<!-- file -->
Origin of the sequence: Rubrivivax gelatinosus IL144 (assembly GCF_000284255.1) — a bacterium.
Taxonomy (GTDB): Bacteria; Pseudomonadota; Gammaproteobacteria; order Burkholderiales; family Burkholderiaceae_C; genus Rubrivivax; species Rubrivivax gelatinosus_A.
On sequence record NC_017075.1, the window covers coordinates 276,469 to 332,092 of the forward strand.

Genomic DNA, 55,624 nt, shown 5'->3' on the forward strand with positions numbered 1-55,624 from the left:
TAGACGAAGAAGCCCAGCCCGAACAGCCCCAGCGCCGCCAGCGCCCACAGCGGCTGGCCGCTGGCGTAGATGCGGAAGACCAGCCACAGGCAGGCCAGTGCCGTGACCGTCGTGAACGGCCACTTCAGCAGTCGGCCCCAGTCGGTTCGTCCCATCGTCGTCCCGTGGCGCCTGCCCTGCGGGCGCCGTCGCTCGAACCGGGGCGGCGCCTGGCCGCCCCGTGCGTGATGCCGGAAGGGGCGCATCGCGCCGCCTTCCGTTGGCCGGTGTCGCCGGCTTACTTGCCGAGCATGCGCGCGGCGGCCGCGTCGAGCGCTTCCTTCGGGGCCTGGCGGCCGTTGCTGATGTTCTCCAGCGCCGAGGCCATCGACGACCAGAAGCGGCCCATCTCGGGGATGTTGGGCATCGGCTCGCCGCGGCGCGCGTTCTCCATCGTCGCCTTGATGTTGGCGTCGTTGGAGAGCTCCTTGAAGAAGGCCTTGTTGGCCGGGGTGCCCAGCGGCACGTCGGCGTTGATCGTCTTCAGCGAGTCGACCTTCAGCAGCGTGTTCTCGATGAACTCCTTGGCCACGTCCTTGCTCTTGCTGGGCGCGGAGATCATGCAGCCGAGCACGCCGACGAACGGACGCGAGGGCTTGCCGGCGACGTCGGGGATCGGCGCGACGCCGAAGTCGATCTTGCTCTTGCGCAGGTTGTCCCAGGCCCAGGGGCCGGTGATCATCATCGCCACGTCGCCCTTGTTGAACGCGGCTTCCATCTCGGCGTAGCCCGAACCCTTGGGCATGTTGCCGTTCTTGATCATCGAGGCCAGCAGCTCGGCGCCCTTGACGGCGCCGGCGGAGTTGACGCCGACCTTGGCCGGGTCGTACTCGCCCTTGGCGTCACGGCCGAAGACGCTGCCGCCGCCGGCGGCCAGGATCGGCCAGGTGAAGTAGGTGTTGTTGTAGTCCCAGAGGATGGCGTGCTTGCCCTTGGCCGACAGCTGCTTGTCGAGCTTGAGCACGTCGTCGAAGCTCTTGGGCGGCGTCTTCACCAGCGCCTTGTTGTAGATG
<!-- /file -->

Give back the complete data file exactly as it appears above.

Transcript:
Origin of the sequence: Rubrivivax gelatinosus IL144 (assembly GCF_000284255.1) — a bacterium.
Taxonomy (GTDB): Bacteria; Pseudomonadota; Gammaproteobacteria; order Burkholderiales; family Burkholderiaceae_C; genus Rubrivivax; species Rubrivivax gelatinosus_A.
On sequence record NC_017075.1, the window covers coordinates 276,469 to 332,092 of the forward strand.

Genomic DNA, 55,624 nt, shown 5'->3' on the forward strand with positions numbered 1-55,624 from the left:
TAGACGAAGAAGCCCAGCCCGAACAGCCCCAGCGCCGCCAGCGCCCACAGCGGCTGGCCGCTGGCGTAGATGCGGAAGACCAGCCACAGGCAGGCCAGTGCCGTGACCGTCGTGAACGGCCACTTCAGCAGTCGGCCCCAGTCGGTTCGTCCCATCGTCGTCCCGTGGCGCCTGCCCTGCGGGCGCCGTCGCTCGAACCGGGGCGGCGCCTGGCCGCCCCGTGCGTGATGCCGGAAGGGGCGCATCGCGCCGCCTTCCGTTGGCCGGTGTCGCCGGCTTACTTGCCGAGCATGCGCGCGGCGGCCGCGTCGAGCGCTTCCTTCGGGGCCTGGCGGCCGTTGCTGATGTTCTCCAGCGCCGAGGCCATCGACGACCAGAAGCGGCCCATCTCGGGGATGTTGGGCATCGGCTCGCCGCGGCGCGCGTTCTCCATCGTCGCCTTGATGTTGGCGTCGTTGGAGAGCTCCTTGAAGAAGGCCTTGTTGGCCGGGGTGCCCAGCGGCACGTCGGCGTTGATCGTCTTCAGCGAGTCGACCTTCAGCAGCGTGTTCTCGATGAACTCCTTGGCCACGTCCTTGCTCTTGCTGGGCGCGGAGATCATGCAGCCGAGCACGCCGACGAACGGACGCGAGGGCTTGCCGGCGACGTCGGGGATCGGCGCGACGCCGAAGTCGATCTTGCTCTTGCGCAGGTTGTCCCAGGCCCAGGGGCCGGTGATCATCATCGCCACGTCGCCCTTGTTGAACGCGGCTTCCATCTCGGCGTAGCCCGAACCCTTGGGCATGTTGCCGTTCTTGATCATCGAGGCCAGCAGCTCGGCGCCCTTGACGGCGCCGGCGGAGTTGACGCCGACCTTGGCCGGGTCGTACTCGCCCTTGGCGTCACGGCCGAAGACGCTGCCGCCGCCGGCGGCCAGGATCGGCCAGGTGAAGTAGGTGTTGTTGTAGTCCCAGAGGATGGCGTGCTTGCCCTTGGCCGACAGCTGCTTGTCGAGCTTGAGCACGTCGTCGAAGCTCTTGGGCGGCGTCTTCACCAGCGCCTTGTTGTAGATG